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How to minimize liability from potential auto accident.
Q: I drive a car that I lease through my practice but insure on my personal policy. Could my practice be sued if I'm in an accident? If so, what can I do to minimize my exposure to liability?
A: Commonly, business owners' insurance policies written for physician practices contain protection for "hired" autos (vehicles rented on practice business) and "non-owned" autos (employees driving their own vehicles while on practice business). The practice-lease arrangement, however, makes a vehicle an "owned" auto under insurance policy definitions, negating coverage under the business owners' policy.
Three ways to protect your practice:
2. If your insurance carrier allows it, add your practice entity as an "additional insured" on your personal automobile policy. If you choose this option, make sure your personal policy has enough coverage to support both your exposure and the exposure of the practice in the event of an accident. Keep in mind that a practice entity with significant assets or receivables creates a deep pocket for a plaintiff, and that sharing your coverage may mean less protection for you personally.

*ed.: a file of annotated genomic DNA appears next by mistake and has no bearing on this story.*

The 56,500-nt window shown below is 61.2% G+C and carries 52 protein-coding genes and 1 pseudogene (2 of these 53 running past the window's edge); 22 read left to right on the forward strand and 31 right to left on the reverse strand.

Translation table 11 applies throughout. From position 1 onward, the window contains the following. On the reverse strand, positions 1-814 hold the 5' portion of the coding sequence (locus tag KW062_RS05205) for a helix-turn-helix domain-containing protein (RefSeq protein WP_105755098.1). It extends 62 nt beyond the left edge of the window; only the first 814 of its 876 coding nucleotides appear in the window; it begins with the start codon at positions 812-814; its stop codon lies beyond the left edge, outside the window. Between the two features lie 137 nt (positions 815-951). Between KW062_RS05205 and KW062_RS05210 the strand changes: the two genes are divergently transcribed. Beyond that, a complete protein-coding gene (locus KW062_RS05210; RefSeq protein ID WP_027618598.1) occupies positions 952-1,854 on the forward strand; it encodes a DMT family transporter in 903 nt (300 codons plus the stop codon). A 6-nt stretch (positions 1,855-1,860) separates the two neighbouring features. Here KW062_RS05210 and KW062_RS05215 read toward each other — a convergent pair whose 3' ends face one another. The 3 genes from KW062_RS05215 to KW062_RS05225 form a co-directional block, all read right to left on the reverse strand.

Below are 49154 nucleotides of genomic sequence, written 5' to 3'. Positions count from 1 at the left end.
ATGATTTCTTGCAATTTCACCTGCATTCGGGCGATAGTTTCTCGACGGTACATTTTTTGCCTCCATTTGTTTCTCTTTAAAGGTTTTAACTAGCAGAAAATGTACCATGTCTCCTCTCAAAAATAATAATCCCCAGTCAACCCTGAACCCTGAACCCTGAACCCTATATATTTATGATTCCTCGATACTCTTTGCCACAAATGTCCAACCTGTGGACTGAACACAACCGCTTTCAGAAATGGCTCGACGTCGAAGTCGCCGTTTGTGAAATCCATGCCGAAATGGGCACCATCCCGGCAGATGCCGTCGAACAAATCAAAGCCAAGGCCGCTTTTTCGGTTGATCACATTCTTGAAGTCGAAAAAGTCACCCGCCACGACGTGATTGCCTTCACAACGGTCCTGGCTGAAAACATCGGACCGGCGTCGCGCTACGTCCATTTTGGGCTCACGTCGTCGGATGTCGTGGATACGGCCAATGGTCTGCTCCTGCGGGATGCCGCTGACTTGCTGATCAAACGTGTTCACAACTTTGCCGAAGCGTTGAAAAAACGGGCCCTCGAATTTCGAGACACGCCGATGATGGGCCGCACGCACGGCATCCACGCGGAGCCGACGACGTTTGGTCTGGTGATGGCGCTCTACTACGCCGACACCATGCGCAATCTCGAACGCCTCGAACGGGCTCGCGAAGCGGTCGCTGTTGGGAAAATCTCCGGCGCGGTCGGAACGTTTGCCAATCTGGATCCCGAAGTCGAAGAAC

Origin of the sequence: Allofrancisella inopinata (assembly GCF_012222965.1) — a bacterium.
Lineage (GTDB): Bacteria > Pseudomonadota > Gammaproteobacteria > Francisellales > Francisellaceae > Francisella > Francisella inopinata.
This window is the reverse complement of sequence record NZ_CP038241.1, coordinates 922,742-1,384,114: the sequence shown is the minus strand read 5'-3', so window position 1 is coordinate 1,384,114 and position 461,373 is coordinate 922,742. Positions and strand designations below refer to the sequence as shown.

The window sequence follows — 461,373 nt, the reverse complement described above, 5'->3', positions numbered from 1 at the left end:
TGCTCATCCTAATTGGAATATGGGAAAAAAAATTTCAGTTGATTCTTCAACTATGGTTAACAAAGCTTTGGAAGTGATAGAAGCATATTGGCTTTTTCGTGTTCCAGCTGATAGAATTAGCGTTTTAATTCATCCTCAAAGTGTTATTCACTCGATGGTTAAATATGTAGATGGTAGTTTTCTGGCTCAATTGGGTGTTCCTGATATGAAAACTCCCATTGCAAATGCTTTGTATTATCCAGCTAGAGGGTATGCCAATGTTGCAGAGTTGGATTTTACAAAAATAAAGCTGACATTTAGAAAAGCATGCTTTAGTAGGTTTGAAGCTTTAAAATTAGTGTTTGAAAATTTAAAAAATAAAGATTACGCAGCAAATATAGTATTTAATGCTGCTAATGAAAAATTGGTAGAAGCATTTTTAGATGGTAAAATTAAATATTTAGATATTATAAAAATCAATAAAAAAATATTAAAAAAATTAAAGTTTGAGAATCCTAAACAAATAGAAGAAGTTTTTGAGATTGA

3. Amend the vehicle lease so that it's in your personal name, thereby making the vehicle a "non-owned" auto such that your practice's business owners' policy provides protection for your practice. Your tax accountant may need to help you run the figures on this option. But the savings when compared with purchasing a business automobile policy may justify it.
Your practice still may be liable in the event of an accident while you (or any other employee of the practice) are traveling on practice business. As long as such accidents occur with a "non-owned" vehicle, however, your practice will be protected by its business owners' policy.
Send your money management questions to email@example.com. Answer provided by John W. Miller II, principal of Sterling Risk Advisors in Marietta, Georgia.